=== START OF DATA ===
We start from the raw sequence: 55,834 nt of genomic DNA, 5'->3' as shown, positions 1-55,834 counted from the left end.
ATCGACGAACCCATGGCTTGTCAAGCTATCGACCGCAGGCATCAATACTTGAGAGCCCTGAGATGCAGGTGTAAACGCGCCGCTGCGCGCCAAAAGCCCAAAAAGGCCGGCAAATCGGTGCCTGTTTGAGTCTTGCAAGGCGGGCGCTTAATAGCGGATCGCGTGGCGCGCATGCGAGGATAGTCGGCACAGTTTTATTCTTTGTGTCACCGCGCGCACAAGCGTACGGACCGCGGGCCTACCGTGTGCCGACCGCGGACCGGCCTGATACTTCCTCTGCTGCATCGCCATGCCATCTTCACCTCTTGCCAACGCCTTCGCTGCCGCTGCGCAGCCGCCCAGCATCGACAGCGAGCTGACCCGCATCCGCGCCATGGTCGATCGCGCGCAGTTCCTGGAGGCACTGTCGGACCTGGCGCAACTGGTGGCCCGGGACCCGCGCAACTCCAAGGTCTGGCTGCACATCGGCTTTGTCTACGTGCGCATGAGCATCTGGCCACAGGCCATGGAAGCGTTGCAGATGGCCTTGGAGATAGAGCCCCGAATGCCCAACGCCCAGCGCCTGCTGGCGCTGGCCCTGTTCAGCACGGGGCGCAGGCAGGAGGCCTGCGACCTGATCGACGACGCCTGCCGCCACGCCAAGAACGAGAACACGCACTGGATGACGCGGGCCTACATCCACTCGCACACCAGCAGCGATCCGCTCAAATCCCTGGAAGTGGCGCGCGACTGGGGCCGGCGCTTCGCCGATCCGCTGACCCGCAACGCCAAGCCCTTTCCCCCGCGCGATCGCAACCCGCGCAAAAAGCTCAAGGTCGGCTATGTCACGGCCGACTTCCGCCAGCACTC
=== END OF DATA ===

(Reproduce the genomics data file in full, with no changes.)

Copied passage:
We start from the raw sequence: 55,834 nt of genomic DNA, 5'->3' as shown, positions 1-55,834 counted from the left end.
ATCGACGAACCCATGGCTTGTCAAGCTATCGACCGCAGGCATCAATACTTGAGAGCCCTGAGATGCAGGTGTAAACGCGCCGCTGCGCGCCAAAAGCCCAAAAAGGCCGGCAAATCGGTGCCTGTTTGAGTCTTGCAAGGCGGGCGCTTAATAGCGGATCGCGTGGCGCGCATGCGAGGATAGTCGGCACAGTTTTATTCTTTGTGTCACCGCGCGCACAAGCGTACGGACCGCGGGCCTACCGTGTGCCGACCGCGGACCGGCCTGATACTTCCTCTGCTGCATCGCCATGCCATCTTCACCTCTTGCCAACGCCTTCGCTGCCGCTGCGCAGCCGCCCAGCATCGACAGCGAGCTGACCCGCATCCGCGCCATGGTCGATCGCGCGCAGTTCCTGGAGGCACTGTCGGACCTGGCGCAACTGGTGGCCCGGGACCCGCGCAACTCCAAGGTCTGGCTGCACATCGGCTTTGTCTACGTGCGCATGAGCATCTGGCCACAGGCCATGGAAGCGTTGCAGATGGCCTTGGAGATAGAGCCCCGAATGCCCAACGCCCAGCGCCTGCTGGCGCTGGCCCTGTTCAGCACGGGGCGCAGGCAGGAGGCCTGCGACCTGATCGACGACGCCTGCCGCCACGCCAAGAACGAGAACACGCACTGGATGACGCGGGCCTACATCCACTCGCACACCAGCAGCGATCCGCTCAAATCCCTGGAAGTGGCGCGCGACTGGGGCCGGCGCTTCGCCGATCCGCTGACCCGCAACGCCAAGCCCTTTCCCCCGCGCGATCGCAACCCGCGCAAAAAGCTCAAGGTCGGCTATGTCACGGCCGACTTCCGCCAGCACTC